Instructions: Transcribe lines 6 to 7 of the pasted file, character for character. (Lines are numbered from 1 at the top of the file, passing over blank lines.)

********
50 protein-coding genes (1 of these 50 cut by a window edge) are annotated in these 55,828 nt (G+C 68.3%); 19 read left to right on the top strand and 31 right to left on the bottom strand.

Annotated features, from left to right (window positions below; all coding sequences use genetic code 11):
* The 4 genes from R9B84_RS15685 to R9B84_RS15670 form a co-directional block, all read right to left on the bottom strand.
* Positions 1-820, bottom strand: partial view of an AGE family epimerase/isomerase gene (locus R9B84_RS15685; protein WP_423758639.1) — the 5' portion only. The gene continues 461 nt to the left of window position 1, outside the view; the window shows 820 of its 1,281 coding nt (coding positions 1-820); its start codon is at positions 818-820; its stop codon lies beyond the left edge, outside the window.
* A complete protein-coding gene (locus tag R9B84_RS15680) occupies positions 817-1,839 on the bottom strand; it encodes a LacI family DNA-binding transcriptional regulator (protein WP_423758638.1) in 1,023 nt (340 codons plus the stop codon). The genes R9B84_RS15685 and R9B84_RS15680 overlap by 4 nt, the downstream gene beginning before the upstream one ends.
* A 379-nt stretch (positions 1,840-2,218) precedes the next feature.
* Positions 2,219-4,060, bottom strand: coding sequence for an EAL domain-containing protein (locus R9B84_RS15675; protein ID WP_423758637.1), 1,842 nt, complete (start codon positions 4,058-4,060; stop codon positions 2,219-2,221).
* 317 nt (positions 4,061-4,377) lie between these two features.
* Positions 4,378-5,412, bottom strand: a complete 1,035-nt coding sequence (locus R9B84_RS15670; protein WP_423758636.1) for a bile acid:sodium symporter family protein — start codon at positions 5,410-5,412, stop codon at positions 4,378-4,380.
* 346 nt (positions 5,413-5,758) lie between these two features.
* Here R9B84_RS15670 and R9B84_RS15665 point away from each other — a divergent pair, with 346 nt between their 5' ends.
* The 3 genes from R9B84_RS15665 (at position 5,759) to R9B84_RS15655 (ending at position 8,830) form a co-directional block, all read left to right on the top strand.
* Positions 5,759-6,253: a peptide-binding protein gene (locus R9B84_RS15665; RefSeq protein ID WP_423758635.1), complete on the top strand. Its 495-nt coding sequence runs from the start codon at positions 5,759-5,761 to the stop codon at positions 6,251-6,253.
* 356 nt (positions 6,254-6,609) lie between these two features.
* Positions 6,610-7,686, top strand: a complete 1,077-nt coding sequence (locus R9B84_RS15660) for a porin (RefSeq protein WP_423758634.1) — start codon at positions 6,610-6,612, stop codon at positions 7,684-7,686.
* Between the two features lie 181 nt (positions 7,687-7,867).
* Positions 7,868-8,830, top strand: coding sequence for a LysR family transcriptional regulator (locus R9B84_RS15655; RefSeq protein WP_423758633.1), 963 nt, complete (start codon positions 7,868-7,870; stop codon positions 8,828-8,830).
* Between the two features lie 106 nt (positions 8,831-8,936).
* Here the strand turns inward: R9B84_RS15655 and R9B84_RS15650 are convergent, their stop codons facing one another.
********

* A 379-nt stretch (positions 1,840-2,218) precedes the next feature.
* Positions 2,219-4,060, bottom strand: coding sequence for an EAL domain-containing protein (locus R9B84_RS15675; protein ID WP_423758637.1), 1,842 nt, complete (start codon positions 4,058-4,060; stop codon positions 2,219-2,221).